Uh Oh, I'm not Moving

June 17, 2007 Plainfield, IL

The morning held promise. Leaves were still and 0.0 MPH occupied the weather station's wind readout. It was time.

We headed out to a local haunt where "don't ask, don't tell" applies. Suburbia is filling in the blanks so launch locations and clear flight paths are increasingly rare. It's good to see the humans build, though—it means someone's getting a new house, several someones are employed and they're not killing each other. The economy is an amazing construct. I marvel that it works so well but that's another story. Ya think!!!

Tim had some motor issue to solve so I got airborne first. By that time a 1 mph south had come up making for a brainless inflation. I love those. Throttle up a bit, pull the freight train for a few feet, accelerate as the wing comes overhead, run, then do a little foot drag—tickling the ground to welcome independence from its grasp.

I climbed in the smoothness but soon noticed that I wasn't moving. Uh oh. There was a much stronger wind than forecast. Maybe a low level "jet" of sorts. The aviation forecast has showed no more than about 10 mph at 3000 feet and I was at 1200 feet (500' AGL). I wasn't worried for my safety but knew that, once the thermals awoke it would get nasty.

Tim sorted out his motor issue and joined me. He likes the bumps less than I but, for now, it was smooth and we proceeded to play. Cavorting in grassy areas, getting pictures and checking things out. It took an eternity to get anywhere since we had to climb up high enough to cross large power lines and that put us up in the wind. Even with trimmers fast we were only making a few mph.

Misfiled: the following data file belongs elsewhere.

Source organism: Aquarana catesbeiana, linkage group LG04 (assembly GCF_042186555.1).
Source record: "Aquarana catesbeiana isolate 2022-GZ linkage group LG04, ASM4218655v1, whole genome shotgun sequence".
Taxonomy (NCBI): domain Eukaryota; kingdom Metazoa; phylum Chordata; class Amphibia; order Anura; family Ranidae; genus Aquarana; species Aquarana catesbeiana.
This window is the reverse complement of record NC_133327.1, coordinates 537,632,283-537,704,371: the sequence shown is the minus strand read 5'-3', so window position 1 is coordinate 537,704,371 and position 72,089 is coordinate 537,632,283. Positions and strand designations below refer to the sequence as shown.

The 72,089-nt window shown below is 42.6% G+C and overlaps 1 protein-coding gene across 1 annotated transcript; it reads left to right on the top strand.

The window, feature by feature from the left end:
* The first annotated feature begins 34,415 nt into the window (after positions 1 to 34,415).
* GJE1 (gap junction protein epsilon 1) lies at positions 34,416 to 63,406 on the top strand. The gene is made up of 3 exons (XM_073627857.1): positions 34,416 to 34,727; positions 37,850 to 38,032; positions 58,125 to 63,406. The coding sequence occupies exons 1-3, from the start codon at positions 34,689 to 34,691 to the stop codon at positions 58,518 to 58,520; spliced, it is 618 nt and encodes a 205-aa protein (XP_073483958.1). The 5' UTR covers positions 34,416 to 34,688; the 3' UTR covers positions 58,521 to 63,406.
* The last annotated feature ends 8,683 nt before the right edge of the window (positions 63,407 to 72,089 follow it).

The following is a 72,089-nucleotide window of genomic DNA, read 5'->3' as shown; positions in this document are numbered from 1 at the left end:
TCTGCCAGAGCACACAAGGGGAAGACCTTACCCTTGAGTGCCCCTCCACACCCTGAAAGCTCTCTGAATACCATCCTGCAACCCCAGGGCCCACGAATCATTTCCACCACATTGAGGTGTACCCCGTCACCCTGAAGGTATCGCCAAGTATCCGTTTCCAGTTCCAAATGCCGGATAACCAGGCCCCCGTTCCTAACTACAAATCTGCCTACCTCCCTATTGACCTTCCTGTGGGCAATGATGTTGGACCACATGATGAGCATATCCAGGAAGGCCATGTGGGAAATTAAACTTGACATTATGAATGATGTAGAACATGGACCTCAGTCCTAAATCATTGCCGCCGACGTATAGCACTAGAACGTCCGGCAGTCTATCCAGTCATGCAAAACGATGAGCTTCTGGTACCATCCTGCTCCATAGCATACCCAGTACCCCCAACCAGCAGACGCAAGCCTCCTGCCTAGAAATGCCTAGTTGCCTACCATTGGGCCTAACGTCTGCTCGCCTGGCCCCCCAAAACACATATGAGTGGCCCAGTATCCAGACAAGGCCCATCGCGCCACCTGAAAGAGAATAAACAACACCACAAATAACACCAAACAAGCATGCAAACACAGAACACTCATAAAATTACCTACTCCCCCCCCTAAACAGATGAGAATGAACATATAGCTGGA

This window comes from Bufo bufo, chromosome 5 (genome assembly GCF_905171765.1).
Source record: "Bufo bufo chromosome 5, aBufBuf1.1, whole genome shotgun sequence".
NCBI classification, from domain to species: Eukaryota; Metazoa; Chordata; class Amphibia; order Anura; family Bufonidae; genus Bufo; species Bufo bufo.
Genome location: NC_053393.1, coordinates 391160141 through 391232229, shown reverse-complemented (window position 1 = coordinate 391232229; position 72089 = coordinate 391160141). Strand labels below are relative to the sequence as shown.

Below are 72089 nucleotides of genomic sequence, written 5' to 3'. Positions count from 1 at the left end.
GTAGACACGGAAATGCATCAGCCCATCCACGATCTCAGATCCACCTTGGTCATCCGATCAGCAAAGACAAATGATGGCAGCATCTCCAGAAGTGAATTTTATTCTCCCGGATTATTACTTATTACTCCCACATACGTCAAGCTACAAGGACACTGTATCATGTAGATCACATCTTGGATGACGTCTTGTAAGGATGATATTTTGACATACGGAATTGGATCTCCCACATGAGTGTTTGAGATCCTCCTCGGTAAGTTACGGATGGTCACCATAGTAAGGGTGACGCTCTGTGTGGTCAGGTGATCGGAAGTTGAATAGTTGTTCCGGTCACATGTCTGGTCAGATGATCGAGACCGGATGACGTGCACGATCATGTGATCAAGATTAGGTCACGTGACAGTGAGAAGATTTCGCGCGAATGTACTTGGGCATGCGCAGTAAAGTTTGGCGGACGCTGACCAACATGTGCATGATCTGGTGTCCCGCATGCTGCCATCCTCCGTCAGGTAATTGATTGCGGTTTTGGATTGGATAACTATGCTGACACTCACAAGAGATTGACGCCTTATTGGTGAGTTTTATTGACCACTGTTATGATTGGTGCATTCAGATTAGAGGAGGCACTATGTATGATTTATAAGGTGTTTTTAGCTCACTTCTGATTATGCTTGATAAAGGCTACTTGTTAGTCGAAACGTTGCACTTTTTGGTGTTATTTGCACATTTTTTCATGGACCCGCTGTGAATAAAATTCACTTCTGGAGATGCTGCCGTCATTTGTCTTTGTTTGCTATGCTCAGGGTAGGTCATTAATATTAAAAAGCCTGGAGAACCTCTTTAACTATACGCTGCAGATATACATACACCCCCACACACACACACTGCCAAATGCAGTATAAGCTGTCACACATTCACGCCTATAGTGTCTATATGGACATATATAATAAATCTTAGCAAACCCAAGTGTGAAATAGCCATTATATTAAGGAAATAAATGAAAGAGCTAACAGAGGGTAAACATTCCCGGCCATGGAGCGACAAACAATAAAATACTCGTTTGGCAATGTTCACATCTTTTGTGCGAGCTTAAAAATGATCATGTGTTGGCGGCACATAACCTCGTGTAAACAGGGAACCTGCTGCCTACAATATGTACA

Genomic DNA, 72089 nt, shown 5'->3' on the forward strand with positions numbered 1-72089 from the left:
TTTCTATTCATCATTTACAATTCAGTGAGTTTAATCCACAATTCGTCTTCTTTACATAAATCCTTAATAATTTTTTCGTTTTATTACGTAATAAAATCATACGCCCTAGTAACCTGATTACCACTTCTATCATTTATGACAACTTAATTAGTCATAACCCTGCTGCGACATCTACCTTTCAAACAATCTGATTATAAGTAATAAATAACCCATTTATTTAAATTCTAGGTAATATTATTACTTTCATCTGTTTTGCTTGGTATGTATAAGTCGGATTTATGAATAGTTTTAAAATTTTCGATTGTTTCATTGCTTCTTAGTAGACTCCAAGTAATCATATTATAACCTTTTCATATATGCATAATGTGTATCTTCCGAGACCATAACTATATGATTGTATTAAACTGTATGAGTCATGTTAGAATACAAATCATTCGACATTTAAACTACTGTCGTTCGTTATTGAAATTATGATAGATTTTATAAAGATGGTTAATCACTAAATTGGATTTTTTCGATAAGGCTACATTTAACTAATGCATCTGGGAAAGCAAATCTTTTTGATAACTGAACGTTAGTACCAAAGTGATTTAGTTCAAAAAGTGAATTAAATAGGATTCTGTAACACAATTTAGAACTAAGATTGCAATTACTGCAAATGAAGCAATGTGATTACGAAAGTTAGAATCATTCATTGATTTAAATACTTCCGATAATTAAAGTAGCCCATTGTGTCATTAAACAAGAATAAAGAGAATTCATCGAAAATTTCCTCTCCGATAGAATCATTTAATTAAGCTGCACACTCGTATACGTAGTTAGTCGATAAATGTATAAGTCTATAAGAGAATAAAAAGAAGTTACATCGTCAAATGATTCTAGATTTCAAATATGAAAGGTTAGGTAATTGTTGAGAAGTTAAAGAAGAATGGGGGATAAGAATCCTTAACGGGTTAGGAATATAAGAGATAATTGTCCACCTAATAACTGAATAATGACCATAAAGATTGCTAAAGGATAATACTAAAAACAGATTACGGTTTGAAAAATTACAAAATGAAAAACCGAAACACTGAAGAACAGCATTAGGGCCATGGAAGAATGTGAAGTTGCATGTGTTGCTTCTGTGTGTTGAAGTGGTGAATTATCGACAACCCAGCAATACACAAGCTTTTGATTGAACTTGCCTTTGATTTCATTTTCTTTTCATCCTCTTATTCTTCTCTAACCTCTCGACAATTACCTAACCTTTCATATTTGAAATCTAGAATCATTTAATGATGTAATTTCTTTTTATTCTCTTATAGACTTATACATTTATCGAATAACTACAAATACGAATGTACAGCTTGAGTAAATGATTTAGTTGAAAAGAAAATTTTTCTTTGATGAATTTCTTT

Sure enough, it soon started getting rowdy. After another half hour we headed back. Tim thought about landing out due to the turbulence. It was a continuous 4 on the bump scale. He went down low, found it tolerable and decided to stick it out. We returned probably an hour after Tim's liftoff.

This was my first real good long local flight. Too bad it took me until June 18th to do it. Hopefully I'll get another several chances with the rest of the IL Boys. For information on flying in Illinois, there is an active group of welcoming pilots here.

1) We're actually over a clear area but, when you look in most directions, suburbia's land gobble is in full view.

2) Tim captured one picture and this was it. Me attempting a power-off slider landing in turbulence. Whack! You can see the dust. Fermilab registered this arrival on their seismometers.


© 2015 Jeff Goin   Remember: If there's air there, it should be flown in!